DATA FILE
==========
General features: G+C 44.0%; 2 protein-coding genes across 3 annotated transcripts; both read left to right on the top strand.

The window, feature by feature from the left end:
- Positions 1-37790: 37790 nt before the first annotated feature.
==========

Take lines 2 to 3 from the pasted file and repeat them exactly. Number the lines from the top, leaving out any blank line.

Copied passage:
The window, feature by feature from the left end:
- Positions 1-37790: 37790 nt before the first annotated feature.